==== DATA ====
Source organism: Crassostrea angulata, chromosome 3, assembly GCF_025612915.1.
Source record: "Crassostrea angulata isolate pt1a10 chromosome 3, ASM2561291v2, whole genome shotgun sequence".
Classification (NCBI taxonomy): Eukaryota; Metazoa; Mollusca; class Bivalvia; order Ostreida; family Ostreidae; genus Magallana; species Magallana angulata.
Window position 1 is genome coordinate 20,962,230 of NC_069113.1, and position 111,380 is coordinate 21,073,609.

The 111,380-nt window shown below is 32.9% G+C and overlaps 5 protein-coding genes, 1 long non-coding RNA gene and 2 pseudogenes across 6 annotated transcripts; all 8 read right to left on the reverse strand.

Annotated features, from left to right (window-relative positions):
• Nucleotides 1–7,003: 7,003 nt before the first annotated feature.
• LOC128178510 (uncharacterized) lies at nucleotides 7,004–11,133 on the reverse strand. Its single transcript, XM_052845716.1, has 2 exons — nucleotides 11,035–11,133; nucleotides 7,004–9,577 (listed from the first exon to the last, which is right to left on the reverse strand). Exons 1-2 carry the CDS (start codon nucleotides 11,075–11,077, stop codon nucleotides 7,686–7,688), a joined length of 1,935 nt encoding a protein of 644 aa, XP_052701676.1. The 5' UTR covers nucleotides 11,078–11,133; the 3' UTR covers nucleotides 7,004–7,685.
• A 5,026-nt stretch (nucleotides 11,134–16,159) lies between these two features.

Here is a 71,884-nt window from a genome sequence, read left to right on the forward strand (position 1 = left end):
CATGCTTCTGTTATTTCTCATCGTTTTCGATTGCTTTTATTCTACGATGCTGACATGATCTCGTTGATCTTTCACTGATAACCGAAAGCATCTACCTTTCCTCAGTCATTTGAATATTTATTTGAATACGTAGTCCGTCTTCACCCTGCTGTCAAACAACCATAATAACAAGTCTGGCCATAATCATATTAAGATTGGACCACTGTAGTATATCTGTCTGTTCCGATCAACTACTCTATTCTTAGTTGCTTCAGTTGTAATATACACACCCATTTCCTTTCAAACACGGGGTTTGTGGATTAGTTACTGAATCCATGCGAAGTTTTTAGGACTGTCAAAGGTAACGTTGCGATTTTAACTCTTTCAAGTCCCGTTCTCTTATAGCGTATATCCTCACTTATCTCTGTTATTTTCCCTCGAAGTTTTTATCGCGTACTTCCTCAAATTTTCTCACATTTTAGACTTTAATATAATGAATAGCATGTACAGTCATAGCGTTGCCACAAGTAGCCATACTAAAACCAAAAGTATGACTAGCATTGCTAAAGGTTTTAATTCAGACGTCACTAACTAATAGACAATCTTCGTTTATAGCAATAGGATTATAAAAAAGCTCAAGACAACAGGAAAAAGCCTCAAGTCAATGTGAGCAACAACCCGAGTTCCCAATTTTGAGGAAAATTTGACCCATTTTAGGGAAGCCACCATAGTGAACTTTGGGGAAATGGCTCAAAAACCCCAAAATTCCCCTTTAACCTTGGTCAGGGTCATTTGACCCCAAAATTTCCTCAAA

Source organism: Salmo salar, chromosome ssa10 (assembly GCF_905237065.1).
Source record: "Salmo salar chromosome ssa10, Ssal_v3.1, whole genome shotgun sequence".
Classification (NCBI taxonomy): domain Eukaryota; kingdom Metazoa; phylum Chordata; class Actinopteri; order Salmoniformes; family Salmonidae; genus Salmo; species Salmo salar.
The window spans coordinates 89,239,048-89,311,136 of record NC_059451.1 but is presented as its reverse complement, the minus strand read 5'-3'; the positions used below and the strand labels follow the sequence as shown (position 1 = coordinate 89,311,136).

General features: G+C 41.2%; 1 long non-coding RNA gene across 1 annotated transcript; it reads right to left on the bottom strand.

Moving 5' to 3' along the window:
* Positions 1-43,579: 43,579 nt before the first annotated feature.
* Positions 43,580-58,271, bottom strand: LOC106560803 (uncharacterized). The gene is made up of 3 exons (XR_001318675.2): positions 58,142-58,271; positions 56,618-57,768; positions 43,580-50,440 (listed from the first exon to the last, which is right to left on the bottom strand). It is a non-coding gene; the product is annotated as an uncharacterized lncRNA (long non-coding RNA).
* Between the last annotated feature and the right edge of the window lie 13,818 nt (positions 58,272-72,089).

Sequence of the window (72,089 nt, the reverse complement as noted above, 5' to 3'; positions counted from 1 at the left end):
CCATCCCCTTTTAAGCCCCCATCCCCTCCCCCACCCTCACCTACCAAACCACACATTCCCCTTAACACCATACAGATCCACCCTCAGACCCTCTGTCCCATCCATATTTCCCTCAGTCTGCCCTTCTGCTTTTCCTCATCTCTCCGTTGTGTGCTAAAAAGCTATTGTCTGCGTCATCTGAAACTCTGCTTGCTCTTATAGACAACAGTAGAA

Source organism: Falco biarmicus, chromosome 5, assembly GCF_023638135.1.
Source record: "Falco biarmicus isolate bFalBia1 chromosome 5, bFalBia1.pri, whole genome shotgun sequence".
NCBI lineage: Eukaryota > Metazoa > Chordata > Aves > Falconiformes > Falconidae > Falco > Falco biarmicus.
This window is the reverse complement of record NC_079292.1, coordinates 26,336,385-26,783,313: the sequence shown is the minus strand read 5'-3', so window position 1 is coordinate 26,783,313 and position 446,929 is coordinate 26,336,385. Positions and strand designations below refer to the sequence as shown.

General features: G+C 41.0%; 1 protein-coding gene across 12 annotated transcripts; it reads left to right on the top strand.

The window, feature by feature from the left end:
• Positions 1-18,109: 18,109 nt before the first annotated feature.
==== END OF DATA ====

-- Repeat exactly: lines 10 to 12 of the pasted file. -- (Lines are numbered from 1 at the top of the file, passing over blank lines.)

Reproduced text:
Here is a 71,884-nt window from a genome sequence, read left to right on the forward strand (position 1 = left end):
CATGCTTCTGTTATTTCTCATCGTTTTCGATTGCTTTTATTCTACGATGCTGACATGATCTCGTTGATCTTTCACTGATAACCGAAAGCATCTACCTTTCCTCAGTCATTTGAATATTTATTTGAATACGTAGTCCGTCTTCACCCTGCTGTCAAACAACCATAATAACAAGTCTGGCCATAATCATATTAAGATTGGACCACTGTAGTATATCTGTCTGTTCCGATCAACTACTCTATTCTTAGTTGCTTCAGTTGTAATATACACACCCATTTCCTTTCAAACACGGGGTTTGTGGATTAGTTACTGAATCCATGCGAAGTTTTTAGGACTGTCAAAGGTAACGTTGCGATTTTAACTCTTTCAAGTCCCGTTCTCTTATAGCGTATATCCTCACTTATCTCTGTTATTTTCCCTCGAAGTTTTTATCGCGTACTTCCTCAAATTTTCTCACATTTTAGACTTTAATATAATGAATAGCATGTACAGTCATAGCGTTGCCACAAGTAGCCATACTAAAACCAAAAGTATGACTAGCATTGCTAAAGGTTTTAATTCAGACGTCACTAACTAATAGACAATCTTCGTTTATAGCAATAGGATTATAAAAAAGCTCAAGACAACAGGAAAAAGCCTCAAGTCAATGTGAGCAACAACCCGAGTTCCCAATTTTGAGGAAAATTTGACCCATTTTAGGGAAGCCACCATAGTGAACTTTGGGGAAATGGCTCAAAAACCCCAAAATTCCCCTTTAACCTTGGTCAGGGTCATTTGACCCCAAAATTTCCTCAAA

Source organism: Salmo salar, chromosome ssa10 (assembly GCF_905237065.1).